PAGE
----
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Survey research (n = 366) examined educators’ beliefs about the efficacy of five pedagogical models (English as a second language (ESL) self-contained, ESL push-in, ESL pullout, bilingual, and dual language) for English language learners who differ in English literacy proficiency and home-language abilities (delimited to Spanish in this research). Dual language was preferred when students have high English proficiency; this effect was extremely strong for students who are also proficient in Spanish, and moderate when students’ Spanish skills are low. Bilingual education was moderately favored when English is low and Spanish is high. ESL self-contained was moderately favored when students lack literacy proficiency in both English and Spanish. Language proficiency was a consistent predictor of model preferences, with effects sufficiently strong to likely have meaningful impact on actual student placements. Future research should determine the extent to which this pattern in teachers’ beliefs comports with educational outcomes.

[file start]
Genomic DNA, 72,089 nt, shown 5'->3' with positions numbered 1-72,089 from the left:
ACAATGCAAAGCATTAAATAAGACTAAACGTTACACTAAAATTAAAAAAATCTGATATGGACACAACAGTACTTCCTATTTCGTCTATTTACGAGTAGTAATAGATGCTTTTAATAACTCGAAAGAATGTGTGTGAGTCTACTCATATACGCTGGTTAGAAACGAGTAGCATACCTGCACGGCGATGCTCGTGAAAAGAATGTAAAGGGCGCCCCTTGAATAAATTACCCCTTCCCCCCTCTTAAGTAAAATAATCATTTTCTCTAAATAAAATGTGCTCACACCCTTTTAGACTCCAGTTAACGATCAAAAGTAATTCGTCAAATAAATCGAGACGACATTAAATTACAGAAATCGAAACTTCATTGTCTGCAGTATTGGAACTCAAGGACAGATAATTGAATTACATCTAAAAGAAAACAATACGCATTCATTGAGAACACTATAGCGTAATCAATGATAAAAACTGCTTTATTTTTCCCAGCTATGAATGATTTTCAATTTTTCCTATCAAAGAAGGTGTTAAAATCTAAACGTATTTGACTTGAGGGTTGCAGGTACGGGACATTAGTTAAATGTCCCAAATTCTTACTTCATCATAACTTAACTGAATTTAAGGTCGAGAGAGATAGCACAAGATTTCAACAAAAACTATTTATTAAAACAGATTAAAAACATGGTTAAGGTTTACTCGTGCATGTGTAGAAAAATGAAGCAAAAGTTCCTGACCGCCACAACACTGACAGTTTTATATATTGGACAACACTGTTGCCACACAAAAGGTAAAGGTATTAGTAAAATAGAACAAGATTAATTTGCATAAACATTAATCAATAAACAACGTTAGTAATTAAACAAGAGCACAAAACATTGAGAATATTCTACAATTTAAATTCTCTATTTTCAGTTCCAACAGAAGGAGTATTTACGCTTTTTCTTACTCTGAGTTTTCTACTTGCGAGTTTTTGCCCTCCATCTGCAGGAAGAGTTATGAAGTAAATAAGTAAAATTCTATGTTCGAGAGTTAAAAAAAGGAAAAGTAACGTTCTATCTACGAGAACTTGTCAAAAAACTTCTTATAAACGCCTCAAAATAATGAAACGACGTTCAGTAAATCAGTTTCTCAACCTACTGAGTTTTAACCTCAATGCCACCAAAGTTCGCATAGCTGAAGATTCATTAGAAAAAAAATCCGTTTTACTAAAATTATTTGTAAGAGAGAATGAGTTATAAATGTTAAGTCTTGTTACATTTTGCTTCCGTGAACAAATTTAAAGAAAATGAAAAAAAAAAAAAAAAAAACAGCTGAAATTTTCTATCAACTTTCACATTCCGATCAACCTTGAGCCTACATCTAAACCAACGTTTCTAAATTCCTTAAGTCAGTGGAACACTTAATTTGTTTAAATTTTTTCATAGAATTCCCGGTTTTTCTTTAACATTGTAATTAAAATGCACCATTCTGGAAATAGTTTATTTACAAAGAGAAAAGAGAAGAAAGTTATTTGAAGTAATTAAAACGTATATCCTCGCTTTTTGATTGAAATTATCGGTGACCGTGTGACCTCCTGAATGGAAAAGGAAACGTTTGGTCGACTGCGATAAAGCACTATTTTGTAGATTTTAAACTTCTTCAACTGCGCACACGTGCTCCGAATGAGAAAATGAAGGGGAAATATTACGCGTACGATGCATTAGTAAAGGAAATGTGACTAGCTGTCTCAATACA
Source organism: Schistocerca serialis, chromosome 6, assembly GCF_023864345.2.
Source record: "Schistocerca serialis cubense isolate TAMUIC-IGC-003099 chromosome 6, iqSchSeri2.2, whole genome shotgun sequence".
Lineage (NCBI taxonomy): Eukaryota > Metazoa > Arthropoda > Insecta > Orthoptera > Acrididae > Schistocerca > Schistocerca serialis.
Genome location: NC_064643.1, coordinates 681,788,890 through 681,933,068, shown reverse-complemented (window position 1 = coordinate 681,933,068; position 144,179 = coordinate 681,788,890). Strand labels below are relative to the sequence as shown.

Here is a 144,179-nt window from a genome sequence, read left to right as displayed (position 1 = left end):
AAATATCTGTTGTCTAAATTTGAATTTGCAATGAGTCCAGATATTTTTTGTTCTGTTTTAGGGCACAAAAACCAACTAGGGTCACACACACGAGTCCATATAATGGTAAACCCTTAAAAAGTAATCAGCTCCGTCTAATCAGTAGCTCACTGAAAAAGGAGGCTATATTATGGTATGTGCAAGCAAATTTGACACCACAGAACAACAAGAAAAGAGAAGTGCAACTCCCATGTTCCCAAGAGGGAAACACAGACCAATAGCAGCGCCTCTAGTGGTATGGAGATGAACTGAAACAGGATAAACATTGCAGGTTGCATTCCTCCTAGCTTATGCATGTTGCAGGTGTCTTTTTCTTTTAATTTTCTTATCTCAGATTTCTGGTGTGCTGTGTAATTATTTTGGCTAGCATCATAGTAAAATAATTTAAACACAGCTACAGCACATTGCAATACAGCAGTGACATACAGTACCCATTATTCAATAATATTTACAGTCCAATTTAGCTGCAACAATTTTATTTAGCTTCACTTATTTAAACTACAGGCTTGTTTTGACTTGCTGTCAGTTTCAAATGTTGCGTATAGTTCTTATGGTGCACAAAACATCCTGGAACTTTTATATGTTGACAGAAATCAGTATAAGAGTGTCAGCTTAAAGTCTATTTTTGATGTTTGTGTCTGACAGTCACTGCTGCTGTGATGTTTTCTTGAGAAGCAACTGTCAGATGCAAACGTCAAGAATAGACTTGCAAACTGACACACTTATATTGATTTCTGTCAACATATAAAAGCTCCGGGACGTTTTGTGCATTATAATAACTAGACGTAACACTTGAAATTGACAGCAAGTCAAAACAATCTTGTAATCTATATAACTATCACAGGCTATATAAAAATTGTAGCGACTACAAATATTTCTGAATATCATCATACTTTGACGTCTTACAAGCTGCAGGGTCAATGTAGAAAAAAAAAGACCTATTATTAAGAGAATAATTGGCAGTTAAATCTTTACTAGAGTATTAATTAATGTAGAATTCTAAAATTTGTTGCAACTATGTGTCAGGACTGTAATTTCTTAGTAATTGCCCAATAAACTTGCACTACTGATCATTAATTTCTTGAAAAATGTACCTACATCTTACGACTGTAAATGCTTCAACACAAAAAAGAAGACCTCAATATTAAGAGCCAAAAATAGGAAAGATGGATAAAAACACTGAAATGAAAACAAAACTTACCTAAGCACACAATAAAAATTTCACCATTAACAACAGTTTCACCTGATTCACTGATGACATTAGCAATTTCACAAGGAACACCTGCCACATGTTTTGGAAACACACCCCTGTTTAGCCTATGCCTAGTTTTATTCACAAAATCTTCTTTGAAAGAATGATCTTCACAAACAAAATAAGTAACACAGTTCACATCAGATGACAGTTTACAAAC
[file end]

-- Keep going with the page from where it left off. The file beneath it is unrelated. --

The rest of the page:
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International Journal of Bilingual Education and Bilingualism


This is an Accepted Manuscript of an article published by Taylor & Francis in International Journal of Bilingual Education and Bilingualism on Dec. 7, 2016, available online: